Sunday, May 20, 2012

Music Unity and Spirituality

There are times when religious and community calendars intersect to inspire and challenge us.We have such a coincidence this week.  From 18-27 May in Brisbane we  celebrate Cathedrals' Week with concerts and performances at our city Churches.  This week is also the launch of  Making Music Being Well. between May 21-27 and across the nation we are invited to join the Week of Prayer for Christian Unity.

Brisbane is home to two wonderful Cathedral buildings with diverse styles and vibrant communities. My home Cathedral of St Stephen sits at one end of a popular city thoroughfare which runs from Central Station to Elizabeth Street. It's art work is among some of the best contemporary religious work in Australia and  the  surrounds are among Brisbane's most popular green spaces for city workers. You can view the google images of the Cathedral here One of the more bizarre moments in its recent history is an incident of a taxi driver who.managed to attempt a decent down the steps of the Francis Rush Centre in the Cathedral grounds.

At the "top end" of Brisbane is St John's Anglican Cathedral. The wikipedia entry for St John's notes that there is still work to be completed o this magnificent building including the installation of 29 life size statues on the west front and a set of cloisters on the north side of the Cathedral.Among the Cathedral's claims to fame is its organ However it doesn't seem to have a name as does the one at St Stephen's

So in tandem with great choral and classical works during Cathedral Week, there is also an opportunity to  celebrate the role of music in life by participating in the opportunities provided during Music Making for Well Being.

Music was one of the gifts my parents introduced me to in our family home. Before the TV set arrived in the lounge, we had a radiogram  and many hours were spent listening to my father's record collection of big bands, musicals and crooners. Each generation sings a new song and I discovered the protest music of the 1960s, particularly the songs and anthems of Pete Seeger. My life was changed by the music of this era and ever since I have sung the songs of freedom and justice that tell of our work to bring "wellness" to the most vulnerable in our midst.

The  Week of Prayer for Christian Unity  is not just a National event. It is also promoted by the Vatican Pontifical Commission for Promoting Christian Unity. The resources offered from the Vatican have been prepared jointly with the Commission for Faith and Order of the World Council of Churches. Perhaps it is indicative of the diversity of the Churches that the week is celebrated in different times in each hemisphere. As the Vatican resource points out:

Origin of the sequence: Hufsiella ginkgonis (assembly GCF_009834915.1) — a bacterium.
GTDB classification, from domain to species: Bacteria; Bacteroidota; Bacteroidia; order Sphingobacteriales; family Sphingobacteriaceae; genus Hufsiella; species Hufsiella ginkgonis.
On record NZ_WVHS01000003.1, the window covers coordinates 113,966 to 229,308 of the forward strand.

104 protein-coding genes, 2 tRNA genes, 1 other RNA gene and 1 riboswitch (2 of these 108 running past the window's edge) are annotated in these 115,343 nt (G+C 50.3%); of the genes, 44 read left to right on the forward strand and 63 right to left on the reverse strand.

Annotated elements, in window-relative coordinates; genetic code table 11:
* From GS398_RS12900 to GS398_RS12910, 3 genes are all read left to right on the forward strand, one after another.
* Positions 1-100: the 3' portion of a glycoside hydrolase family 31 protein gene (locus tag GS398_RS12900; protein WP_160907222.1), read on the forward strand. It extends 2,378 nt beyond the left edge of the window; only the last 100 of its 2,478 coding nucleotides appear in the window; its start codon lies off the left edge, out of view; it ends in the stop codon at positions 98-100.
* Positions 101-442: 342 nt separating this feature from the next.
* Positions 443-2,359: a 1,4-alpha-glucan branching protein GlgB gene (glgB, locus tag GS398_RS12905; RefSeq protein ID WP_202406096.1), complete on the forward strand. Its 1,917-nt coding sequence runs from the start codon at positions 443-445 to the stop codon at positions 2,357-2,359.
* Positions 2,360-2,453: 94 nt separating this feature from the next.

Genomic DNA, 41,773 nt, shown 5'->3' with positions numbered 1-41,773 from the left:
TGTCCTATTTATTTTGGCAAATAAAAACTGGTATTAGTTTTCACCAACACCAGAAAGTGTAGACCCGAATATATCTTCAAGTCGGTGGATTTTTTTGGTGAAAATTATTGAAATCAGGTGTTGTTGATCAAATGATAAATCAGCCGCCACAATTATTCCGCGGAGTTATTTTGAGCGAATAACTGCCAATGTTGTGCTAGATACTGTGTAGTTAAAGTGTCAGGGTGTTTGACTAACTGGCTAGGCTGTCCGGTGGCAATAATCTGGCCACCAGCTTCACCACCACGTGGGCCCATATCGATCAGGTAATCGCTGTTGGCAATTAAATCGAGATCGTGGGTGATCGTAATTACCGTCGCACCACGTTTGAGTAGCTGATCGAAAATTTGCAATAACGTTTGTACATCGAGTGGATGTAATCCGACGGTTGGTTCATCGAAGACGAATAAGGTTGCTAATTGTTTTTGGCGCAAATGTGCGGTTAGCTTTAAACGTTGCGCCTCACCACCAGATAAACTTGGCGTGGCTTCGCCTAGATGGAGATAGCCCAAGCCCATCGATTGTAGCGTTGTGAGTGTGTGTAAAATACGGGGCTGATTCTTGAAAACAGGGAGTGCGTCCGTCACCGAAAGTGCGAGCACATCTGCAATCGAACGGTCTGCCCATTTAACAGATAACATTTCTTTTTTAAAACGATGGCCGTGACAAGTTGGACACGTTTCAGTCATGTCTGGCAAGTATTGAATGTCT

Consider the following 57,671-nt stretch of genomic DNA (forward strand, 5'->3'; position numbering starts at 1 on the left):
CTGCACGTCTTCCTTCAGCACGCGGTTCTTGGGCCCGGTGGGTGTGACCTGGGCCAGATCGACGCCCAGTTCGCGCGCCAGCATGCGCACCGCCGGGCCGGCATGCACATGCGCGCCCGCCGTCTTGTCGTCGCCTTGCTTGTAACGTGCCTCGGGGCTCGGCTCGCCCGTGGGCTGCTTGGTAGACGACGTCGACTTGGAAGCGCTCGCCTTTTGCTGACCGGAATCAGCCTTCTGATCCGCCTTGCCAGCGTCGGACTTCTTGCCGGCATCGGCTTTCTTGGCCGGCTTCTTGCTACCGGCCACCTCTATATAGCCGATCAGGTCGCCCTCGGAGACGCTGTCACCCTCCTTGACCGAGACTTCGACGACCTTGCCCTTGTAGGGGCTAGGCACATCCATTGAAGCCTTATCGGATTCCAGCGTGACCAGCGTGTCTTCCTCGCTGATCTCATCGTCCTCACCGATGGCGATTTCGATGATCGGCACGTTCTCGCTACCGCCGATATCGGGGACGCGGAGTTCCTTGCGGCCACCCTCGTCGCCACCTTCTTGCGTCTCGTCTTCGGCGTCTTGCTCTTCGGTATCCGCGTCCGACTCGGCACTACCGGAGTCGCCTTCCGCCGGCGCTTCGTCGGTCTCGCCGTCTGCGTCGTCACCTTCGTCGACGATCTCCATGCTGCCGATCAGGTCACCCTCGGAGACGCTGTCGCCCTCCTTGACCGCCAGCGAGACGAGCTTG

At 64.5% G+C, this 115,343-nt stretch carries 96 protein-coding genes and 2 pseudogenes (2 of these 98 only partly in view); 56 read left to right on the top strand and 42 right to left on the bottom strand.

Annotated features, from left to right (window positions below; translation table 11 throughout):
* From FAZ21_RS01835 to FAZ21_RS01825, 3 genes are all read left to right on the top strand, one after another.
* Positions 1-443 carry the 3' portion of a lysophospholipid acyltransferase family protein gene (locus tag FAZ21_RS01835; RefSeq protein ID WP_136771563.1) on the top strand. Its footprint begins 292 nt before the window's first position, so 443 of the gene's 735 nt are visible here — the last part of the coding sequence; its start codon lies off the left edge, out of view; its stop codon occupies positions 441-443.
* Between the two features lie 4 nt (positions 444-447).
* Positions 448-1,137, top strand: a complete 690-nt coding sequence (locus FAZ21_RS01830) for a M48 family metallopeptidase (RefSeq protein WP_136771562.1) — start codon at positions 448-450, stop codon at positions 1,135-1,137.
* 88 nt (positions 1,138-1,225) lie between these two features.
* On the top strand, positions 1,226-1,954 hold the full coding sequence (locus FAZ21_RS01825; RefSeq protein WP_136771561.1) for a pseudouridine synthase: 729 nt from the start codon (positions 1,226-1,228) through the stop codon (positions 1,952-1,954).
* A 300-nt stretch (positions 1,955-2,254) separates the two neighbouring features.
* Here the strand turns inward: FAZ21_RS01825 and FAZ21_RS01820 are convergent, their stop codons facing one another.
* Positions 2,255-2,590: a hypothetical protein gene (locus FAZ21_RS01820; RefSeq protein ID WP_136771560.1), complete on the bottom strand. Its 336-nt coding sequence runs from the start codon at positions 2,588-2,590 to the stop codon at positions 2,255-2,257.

"The traditional period in the northern hemisphere for the Week of Prayer for Christian Unity is 18-25 January. Those dates were proposed in 1908 by Paul Wattson to cover the days between the feasts of St Peter and St Paul, and therefore have a symbolic significance. In the southern hemisphere where January is a vacation time churches often find other days to celebrate the week of prayer, for example around Pentecost (suggested by the Faith and Order movement in 1926), which is also a symbolic date for the unity of the church".

Poland is the focus for reflection on the ecumenical movement this year and I was impressed if not surprised to see that two women were among those who prepared the worship resources. You can also access the sheet music from these resources on this site.

So what song will I chose to bring these diverse themes together for this amazing week?  I go back to the song that Pete Seeger made famous and was sung by a new generation for his 90th Birthday celebrations in 2009. We Shall Overcome is not a "soft folky song". It is an anthem of conviction that we aere gifted with amazing grace to overcome our divisions of race creed, sexuality, prejudice and fear to bring about the unity and well being that these three gatherings call us to build.

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